This paper examines the stress testing module of the 2013 Financial Sector Assessment Program (FSAP) update for Canada. The IMF report highlights the three major segments of the domestic financial covered during the stress tests. The bank solvency stress tests suggest that while all banks would fall below the Canadian “all-in” Common Equity Tier 1 (CET1) supervisory threshold during severe economic distress, the resulting recapitalization needs are manageable. This IMF report provides recomme...

  12. Assessment of the environmental aspects of the DOE phosphoric acid fuel cell program (United States)

    Lundblad, H. L.; Cavagrotti, R. R.


    The likely facets of a nationwide phosphoric acid fuel cell (PAFC) power plant commercial system are described. The beneficial and adverse environmental impacts produced by the system are assessed. Eleven specific system activities are characterized and evaluated. Also included is a review of fuel cell technology and a description of DOE's National Fuel Cell Program. Based on current and reasonably foreseeable PAFC characteristics, no environmental or energy impact factor was identified that would significantly inhibit the commercialization of PAFC power plant technology.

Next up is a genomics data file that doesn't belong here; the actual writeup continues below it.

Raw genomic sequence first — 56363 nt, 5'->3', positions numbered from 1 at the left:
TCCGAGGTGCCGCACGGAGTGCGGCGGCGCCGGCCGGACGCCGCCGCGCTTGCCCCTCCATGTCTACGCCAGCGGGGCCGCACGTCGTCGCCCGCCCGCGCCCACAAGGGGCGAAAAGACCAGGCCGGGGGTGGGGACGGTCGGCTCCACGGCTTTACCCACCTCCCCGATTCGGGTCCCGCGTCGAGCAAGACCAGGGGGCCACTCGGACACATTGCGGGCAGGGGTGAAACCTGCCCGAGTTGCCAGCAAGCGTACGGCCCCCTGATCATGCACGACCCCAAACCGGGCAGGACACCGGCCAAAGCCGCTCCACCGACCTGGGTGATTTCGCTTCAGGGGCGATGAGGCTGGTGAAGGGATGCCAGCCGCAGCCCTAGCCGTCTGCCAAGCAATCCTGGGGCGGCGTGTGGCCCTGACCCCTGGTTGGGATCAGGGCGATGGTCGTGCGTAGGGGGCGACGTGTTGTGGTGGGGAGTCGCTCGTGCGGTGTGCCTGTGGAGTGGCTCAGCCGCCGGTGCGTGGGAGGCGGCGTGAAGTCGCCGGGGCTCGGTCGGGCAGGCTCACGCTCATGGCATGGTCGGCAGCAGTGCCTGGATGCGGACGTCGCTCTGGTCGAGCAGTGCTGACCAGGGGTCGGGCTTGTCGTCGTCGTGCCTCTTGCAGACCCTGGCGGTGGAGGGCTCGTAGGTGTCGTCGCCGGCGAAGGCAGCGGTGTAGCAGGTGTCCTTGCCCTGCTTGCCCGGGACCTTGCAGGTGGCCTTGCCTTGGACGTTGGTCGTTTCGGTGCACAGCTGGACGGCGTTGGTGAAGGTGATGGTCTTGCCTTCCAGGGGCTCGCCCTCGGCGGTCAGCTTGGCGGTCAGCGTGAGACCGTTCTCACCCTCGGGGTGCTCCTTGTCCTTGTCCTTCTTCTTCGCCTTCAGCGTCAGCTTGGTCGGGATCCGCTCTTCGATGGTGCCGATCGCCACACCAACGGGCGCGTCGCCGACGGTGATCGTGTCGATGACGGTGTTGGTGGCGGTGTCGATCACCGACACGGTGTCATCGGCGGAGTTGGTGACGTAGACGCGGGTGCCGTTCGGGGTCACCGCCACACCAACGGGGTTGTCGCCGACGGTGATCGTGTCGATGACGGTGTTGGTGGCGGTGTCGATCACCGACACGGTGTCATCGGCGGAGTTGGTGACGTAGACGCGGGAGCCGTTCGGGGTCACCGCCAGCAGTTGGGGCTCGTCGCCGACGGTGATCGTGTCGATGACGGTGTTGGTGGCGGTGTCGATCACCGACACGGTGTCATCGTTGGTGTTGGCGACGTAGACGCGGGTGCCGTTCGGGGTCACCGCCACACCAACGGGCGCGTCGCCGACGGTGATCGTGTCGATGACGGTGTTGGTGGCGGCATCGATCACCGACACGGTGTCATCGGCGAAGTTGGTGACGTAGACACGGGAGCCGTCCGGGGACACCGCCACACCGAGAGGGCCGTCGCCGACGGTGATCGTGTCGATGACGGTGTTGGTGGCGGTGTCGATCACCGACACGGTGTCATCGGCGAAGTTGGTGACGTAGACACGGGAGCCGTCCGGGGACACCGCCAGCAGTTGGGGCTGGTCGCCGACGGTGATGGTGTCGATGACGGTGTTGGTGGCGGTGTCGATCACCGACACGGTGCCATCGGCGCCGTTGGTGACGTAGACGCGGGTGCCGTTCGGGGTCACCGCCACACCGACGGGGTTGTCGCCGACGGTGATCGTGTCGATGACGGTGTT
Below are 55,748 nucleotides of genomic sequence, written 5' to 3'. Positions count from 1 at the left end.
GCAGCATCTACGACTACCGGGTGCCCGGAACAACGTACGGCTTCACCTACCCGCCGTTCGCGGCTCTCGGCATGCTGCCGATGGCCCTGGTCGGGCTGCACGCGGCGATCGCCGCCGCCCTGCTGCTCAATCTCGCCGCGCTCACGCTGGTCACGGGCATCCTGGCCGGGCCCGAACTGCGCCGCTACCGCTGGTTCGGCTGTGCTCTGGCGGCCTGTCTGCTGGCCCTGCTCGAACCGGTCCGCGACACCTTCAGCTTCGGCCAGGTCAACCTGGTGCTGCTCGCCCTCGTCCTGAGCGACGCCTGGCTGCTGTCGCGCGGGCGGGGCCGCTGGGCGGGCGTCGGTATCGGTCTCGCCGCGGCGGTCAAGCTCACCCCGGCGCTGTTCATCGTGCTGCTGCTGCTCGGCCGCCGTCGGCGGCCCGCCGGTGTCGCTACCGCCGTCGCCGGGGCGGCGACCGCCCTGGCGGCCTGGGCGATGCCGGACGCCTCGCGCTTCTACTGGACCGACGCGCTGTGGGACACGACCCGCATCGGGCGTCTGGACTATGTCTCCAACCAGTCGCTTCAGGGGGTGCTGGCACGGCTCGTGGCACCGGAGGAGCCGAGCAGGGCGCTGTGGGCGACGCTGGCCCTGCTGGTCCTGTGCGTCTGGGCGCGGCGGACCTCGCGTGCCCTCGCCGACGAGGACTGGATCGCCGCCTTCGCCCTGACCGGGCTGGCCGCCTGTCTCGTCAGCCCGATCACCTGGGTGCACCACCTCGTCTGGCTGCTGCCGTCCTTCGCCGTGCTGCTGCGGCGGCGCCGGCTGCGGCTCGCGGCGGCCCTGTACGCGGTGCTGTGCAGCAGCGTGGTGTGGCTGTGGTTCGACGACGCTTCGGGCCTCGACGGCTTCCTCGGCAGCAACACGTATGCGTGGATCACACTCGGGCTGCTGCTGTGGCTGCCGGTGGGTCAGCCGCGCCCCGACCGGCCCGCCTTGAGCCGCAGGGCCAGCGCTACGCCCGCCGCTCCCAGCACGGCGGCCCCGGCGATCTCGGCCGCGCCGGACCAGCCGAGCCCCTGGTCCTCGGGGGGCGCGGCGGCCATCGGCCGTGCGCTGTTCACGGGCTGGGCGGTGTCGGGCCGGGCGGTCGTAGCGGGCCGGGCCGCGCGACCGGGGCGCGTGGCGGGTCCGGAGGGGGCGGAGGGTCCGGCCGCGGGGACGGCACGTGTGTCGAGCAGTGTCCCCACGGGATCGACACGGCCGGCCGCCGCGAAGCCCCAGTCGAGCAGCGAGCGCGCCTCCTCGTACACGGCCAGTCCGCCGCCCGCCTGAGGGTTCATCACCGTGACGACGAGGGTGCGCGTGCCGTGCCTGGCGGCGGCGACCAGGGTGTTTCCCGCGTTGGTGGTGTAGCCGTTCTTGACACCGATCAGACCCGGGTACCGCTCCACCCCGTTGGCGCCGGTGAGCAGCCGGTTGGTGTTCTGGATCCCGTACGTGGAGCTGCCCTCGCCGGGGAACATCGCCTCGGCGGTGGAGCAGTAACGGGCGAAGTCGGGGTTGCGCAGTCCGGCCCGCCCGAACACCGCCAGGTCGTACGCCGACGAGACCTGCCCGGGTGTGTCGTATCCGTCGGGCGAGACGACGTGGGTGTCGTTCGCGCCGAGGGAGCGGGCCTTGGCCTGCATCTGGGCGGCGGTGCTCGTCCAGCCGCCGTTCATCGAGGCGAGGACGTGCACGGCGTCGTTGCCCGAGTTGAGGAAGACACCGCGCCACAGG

13. Assessment of the feasibility of a rehabilitation intervention program for breast cancer survivors with cognitive complaints


    Ercoli, LM; Castellon, SA; Hunter, AM; Kwan, L.; Kahn-Mills, BA; Cernin, PA; Leuchter, AF; Ganz, PA


    To assess the feasibility of a cognitive rehabilitation program in breast cancer survivors (BCS) with persistent post-treatment cognitive complaints. BCS with cognitive complaints, 18-months to 5-years post-treatment, were recruited for a once-weekly, five-week, group cognitive training intervention. Outcome measures included selfreported mood and cognitive function, and neurocognitive tests administered at pre-intervention, immediate-, twomonth and four-month post-intervention. A sub-study i...

  14. Mexico; Financial Sector Assessment Program Update: Technical Note: Industrial Organization and Competition: Pension System in Mexico


    International Monetary Fund